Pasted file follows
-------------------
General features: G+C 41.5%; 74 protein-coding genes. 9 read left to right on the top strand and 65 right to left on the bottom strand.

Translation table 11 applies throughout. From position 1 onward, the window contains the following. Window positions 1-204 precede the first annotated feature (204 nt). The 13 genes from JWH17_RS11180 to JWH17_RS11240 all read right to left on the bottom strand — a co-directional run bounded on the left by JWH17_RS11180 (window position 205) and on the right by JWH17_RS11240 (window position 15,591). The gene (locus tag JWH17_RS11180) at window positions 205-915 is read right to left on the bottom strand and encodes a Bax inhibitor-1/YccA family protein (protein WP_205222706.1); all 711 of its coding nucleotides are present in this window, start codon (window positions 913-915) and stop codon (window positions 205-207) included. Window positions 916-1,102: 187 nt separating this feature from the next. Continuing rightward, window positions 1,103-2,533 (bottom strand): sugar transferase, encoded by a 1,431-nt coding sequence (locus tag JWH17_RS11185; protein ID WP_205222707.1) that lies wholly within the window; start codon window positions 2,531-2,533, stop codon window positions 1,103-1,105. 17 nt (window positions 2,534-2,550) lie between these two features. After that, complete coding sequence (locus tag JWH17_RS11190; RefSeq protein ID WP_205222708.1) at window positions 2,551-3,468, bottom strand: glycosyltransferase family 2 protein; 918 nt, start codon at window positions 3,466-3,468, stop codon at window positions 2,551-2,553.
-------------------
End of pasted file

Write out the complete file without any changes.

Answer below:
General features: G+C 41.5%; 74 protein-coding genes. 9 read left to right on the top strand and 65 right to left on the bottom strand.

Translation table 11 applies throughout. From position 1 onward, the window contains the following. Window positions 1-204 precede the first annotated feature (204 nt). The 13 genes from JWH17_RS11180 to JWH17_RS11240 all read right to left on the bottom strand — a co-directional run bounded on the left by JWH17_RS11180 (window position 205) and on the right by JWH17_RS11240 (window position 15,591). The gene (locus tag JWH17_RS11180) at window positions 205-915 is read right to left on the bottom strand and encodes a Bax inhibitor-1/YccA family protein (protein WP_205222706.1); all 711 of its coding nucleotides are present in this window, start codon (window positions 913-915) and stop codon (window positions 205-207) included. Window positions 916-1,102: 187 nt separating this feature from the next. Continuing rightward, window positions 1,103-2,533 (bottom strand): sugar transferase, encoded by a 1,431-nt coding sequence (locus tag JWH17_RS11185; protein ID WP_205222707.1) that lies wholly within the window; start codon window positions 2,531-2,533, stop codon window positions 1,103-1,105. 17 nt (window positions 2,534-2,550) lie between these two features. After that, complete coding sequence (locus tag JWH17_RS11190; RefSeq protein ID WP_205222708.1) at window positions 2,551-3,468, bottom strand: glycosyltransferase family 2 protein; 918 nt, start codon at window positions 3,466-3,468, stop codon at window positions 2,551-2,553.